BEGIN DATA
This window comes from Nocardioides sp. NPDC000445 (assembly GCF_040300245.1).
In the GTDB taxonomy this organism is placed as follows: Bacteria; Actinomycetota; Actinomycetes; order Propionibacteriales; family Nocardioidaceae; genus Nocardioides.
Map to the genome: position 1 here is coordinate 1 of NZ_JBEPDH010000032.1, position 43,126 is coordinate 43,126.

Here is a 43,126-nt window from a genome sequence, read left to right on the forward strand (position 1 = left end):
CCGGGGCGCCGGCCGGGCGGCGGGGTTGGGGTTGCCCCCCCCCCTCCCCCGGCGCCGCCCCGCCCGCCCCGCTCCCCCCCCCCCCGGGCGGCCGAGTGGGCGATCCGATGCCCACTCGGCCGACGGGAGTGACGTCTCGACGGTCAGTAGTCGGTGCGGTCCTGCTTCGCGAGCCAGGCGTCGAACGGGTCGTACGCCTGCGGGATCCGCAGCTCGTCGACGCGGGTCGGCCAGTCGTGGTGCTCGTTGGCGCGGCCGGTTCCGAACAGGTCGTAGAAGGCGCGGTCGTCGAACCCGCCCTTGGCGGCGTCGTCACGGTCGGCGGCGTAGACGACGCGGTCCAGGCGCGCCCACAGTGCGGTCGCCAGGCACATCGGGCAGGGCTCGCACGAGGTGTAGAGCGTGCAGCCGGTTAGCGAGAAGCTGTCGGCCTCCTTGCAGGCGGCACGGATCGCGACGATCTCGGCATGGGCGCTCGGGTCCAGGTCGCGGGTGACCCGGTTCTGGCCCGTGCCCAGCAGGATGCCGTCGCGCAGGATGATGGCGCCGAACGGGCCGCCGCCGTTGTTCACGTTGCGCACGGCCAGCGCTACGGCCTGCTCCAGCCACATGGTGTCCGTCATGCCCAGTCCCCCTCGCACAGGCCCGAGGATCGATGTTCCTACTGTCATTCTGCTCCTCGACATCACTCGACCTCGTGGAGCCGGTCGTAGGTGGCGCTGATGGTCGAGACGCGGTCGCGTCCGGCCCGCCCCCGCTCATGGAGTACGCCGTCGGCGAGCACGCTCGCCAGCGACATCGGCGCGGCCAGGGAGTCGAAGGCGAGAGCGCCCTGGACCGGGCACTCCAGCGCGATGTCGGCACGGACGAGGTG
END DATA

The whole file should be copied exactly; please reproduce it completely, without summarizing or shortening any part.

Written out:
This window comes from Nocardioides sp. NPDC000445 (assembly GCF_040300245.1).
In the GTDB taxonomy this organism is placed as follows: Bacteria; Actinomycetota; Actinomycetes; order Propionibacteriales; family Nocardioidaceae; genus Nocardioides.
Map to the genome: position 1 here is coordinate 1 of NZ_JBEPDH010000032.1, position 43,126 is coordinate 43,126.

Here is a 43,126-nt window from a genome sequence, read left to right on the forward strand (position 1 = left end):
CCGGGGCGCCGGCCGGGCGGCGGGGTTGGGGTTGCCCCCCCCCCTCCCCCGGCGCCGCCCCGCCCGCCCCGCTCCCCCCCCCCCCGGGCGGCCGAGTGGGCGATCCGATGCCCACTCGGCCGACGGGAGTGACGTCTCGACGGTCAGTAGTCGGTGCGGTCCTGCTTCGCGAGCCAGGCGTCGAACGGGTCGTACGCCTGCGGGATCCGCAGCTCGTCGACGCGGGTCGGCCAGTCGTGGTGCTCGTTGGCGCGGCCGGTTCCGAACAGGTCGTAGAAGGCGCGGTCGTCGAACCCGCCCTTGGCGGCGTCGTCACGGTCGGCGGCGTAGACGACGCGGTCCAGGCGCGCCCACAGTGCGGTCGCCAGGCACATCGGGCAGGGCTCGCACGAGGTGTAGAGCGTGCAGCCGGTTAGCGAGAAGCTGTCGGCCTCCTTGCAGGCGGCACGGATCGCGACGATCTCGGCATGGGCGCTCGGGTCCAGGTCGCGGGTGACCCGGTTCTGGCCCGTGCCCAGCAGGATGCCGTCGCGCAGGATGATGGCGCCGAACGGGCCGCCGCCGTTGTTCACGTTGCGCACGGCCAGCGCTACGGCCTGCTCCAGCCACATGGTGTCCGTCATGCCCAGTCCCCCTCGCACAGGCCCGAGGATCGATGTTCCTACTGTCATTCTGCTCCTCGACATCACTCGACCTCGTGGAGCCGGTCGTAGGTGGCGCTGATGGTCGAGACGCGGTCGCGTCCGGCCCGCCCCCGCTCATGGAGTACGCCGTCGGCGAGCACGCTCGCCAGCGACATCGGCGCGGCCAGGGAGTCGAAGGCGAGAGCGCCCTGGACCGGGCACTCCAGCGCGATGTCGGCACGGACGAGGTG